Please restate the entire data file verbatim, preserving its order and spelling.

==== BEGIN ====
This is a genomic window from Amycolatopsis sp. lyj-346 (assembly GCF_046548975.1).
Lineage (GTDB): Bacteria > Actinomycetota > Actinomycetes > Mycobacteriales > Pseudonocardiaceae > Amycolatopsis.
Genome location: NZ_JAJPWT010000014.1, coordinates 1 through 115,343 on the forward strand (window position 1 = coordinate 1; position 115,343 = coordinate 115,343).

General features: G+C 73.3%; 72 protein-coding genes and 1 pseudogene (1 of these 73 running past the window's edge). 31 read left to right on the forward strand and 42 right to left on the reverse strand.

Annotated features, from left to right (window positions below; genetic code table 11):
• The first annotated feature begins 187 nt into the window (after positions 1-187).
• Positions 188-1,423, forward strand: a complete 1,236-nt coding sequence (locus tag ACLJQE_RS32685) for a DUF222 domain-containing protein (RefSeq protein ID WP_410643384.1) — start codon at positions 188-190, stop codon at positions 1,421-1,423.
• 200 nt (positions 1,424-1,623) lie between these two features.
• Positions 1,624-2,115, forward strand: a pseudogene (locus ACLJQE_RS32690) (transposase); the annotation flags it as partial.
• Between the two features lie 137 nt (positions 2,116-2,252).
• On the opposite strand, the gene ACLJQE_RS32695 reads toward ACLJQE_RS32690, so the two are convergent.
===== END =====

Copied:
This is a genomic window from Amycolatopsis sp. lyj-346 (assembly GCF_046548975.1).
Lineage (GTDB): Bacteria > Actinomycetota > Actinomycetes > Mycobacteriales > Pseudonocardiaceae > Amycolatopsis.
Genome location: NZ_JAJPWT010000014.1, coordinates 1 through 115,343 on the forward strand (window position 1 = coordinate 1; position 115,343 = coordinate 115,343).

General features: G+C 73.3%; 72 protein-coding genes and 1 pseudogene (1 of these 73 running past the window's edge). 31 read left to right on the forward strand and 42 right to left on the reverse strand.

Annotated features, from left to right (window positions below; genetic code table 11):
• The first annotated feature begins 187 nt into the window (after positions 1-187).
• Positions 188-1,423, forward strand: a complete 1,236-nt coding sequence (locus tag ACLJQE_RS32685) for a DUF222 domain-containing protein (RefSeq protein ID WP_410643384.1) — start codon at positions 188-190, stop codon at positions 1,421-1,423.
• 200 nt (positions 1,424-1,623) lie between these two features.
• Positions 1,624-2,115, forward strand: a pseudogene (locus ACLJQE_RS32690) (transposase); the annotation flags it as partial.
• Between the two features lie 137 nt (positions 2,116-2,252).
• On the opposite strand, the gene ACLJQE_RS32695 reads toward ACLJQE_RS32690, so the two are convergent.